Book Review: "Helvetica and the New York City Subway System"

Subway signs in 1968
Subway signs before Unimark's redesign, 1968. (Jeffrey Scales / HSP Archive)

“Flubway,” as the Daily News called the disastrous opening of the Chrystie Street Connection in 1967, was supposed to inaugurate a brighter era for the New York City subway system. After decades of torturing commuters and baffling tourists with a jumble of poorly marked routes and transfer points, the transit authority had engineered an enlightened rebirth: a newly commissioned system of color-coded, numbered and lettered route designations, with accompanying signs, maps, and train emblems. But on opening day, travelers found a bewildering mixture of new signs, old signs, and no signs at all. The grand attempt at order had produced, as New York magazine put it, “a battlefield filled with typographers and color-experts locked in mortal combat.”

We are still near the beginning of an era when a publisher might hope to tempt non-expert readers with even the most dramatic story about design. A generation ago, a layperson could not be expected to name a single typeface; suddenly, a flawed redesign of an orange-juice carton can spark a consumer revolt. In Helvetica and the New York City Subway System, Paul Shaw ’80GSAS — a lettering artist and design historian — has a story to tell that is more obscure than most: he wants to dispel the misconception that the iconic mid-century Swiss-modern typeface Helvetica created the subway’s distinct graphic look. In fact, Helvetica was a Johnny-come-lately replacement for a lesser-known cousin, Standard, which prevailed between the late 1960s and 1980s.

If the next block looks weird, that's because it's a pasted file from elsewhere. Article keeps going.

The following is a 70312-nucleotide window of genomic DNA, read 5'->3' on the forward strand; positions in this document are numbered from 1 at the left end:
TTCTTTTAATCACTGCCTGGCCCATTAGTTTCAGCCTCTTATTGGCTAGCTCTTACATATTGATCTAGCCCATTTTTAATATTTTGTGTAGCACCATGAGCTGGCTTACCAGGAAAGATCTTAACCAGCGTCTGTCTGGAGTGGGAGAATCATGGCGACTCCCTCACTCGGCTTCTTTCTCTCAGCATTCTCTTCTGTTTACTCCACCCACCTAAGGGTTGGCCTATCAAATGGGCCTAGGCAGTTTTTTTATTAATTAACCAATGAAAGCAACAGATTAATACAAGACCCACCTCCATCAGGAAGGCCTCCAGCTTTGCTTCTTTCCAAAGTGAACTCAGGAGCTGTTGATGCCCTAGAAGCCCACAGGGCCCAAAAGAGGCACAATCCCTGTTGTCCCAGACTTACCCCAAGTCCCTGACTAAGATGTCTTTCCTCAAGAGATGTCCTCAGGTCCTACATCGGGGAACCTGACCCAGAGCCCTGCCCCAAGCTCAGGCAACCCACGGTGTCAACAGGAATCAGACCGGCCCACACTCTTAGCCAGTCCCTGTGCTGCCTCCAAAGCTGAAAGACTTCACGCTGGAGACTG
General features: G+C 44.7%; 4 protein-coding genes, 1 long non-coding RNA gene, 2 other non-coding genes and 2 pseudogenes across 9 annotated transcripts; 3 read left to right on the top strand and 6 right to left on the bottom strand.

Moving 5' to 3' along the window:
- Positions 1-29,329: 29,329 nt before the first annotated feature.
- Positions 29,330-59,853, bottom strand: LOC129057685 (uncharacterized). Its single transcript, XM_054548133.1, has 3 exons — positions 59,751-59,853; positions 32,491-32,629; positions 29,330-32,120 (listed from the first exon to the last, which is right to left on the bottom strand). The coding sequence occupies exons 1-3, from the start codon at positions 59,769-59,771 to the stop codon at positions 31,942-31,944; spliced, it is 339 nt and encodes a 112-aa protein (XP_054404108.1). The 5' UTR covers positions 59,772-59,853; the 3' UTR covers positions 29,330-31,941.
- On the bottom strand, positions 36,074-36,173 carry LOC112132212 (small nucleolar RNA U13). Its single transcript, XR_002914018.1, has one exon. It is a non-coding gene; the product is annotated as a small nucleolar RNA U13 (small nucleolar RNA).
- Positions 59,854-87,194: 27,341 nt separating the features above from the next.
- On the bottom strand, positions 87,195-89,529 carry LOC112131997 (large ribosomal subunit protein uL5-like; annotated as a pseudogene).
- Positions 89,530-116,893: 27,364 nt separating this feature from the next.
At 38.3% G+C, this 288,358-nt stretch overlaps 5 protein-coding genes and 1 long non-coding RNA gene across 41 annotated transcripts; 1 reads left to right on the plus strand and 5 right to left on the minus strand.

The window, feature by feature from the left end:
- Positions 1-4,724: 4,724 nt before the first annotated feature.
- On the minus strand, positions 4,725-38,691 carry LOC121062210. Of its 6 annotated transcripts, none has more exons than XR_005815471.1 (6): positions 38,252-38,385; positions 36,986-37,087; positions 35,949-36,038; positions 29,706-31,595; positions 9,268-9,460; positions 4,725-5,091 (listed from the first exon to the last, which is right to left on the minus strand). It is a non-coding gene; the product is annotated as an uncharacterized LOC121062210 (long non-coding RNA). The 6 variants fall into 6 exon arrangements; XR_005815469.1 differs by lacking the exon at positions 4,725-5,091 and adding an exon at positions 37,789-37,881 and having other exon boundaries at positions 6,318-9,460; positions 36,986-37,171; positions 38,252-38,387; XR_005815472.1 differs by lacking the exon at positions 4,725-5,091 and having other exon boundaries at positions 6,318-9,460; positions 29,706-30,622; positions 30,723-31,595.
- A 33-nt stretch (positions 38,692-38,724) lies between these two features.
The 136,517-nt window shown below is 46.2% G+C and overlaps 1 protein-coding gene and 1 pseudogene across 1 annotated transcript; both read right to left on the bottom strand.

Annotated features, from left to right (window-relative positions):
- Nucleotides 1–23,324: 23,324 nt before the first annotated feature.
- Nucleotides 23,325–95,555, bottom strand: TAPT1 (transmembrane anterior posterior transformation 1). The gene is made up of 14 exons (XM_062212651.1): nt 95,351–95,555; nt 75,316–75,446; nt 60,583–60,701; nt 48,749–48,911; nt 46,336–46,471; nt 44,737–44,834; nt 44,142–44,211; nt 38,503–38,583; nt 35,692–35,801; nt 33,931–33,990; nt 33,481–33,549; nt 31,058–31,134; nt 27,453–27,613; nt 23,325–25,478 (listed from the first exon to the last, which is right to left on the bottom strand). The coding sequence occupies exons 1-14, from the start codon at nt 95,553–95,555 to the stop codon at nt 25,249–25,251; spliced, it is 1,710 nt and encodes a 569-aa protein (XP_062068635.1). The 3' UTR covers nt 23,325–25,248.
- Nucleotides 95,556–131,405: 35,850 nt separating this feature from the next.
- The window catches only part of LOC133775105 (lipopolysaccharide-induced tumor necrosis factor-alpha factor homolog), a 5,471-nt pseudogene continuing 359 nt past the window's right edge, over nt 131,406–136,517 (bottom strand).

Thankfully, this esoteric inquiry leads Shaw to a development of broader importance: the transit authority’s 1960s effort to modernize its aging labyrinth. Originally built as three competing rail companies between 1904 and 1940, the New York City subway remained so fragmented, as historian Clifton Hood ’86GSAS explains in the book’s foreword, that one company’s trains did not fit in another’s tunnels. The Chrystie Street Connection was to finally link disparate lines underground. But making them navigable would mean taking a new approach to signs. On the advice of a Museum of Modern Art curator, the transit authority hired the design firm Unimark, which spent weeks tracing commuters’ steps. In the end, Unimark recommended simple, clear signs that replaced route descriptions with colored icons. The new system’s clumsy debut can be blamed on the transit authority’s sign shop, which initially lacked the conviction to carry out Unimark’s vision. It was a culture clash that, as Shaw writes, “reflected fundamentally different expectations between craftsmen and designers.”

Type enthusiasts are obsessive by nature, ruled by grids and fine measurements. While Shaw painstakingly catalogs the evolution of the transit authority’s graphic-standards manual and canvasses the world’s transit design schemes of the 1960s, the reader can happily float above the text and enjoy photographs of early-century mosaic signs, bygone graffiti-strewn interiors of subway cars and stations, and archival maps and documents. The book does not dwell on the signs’ beauty, but this is an essential, implicit theme. It is an everyday beauty, the kind that catches you for a moment before you go on your way.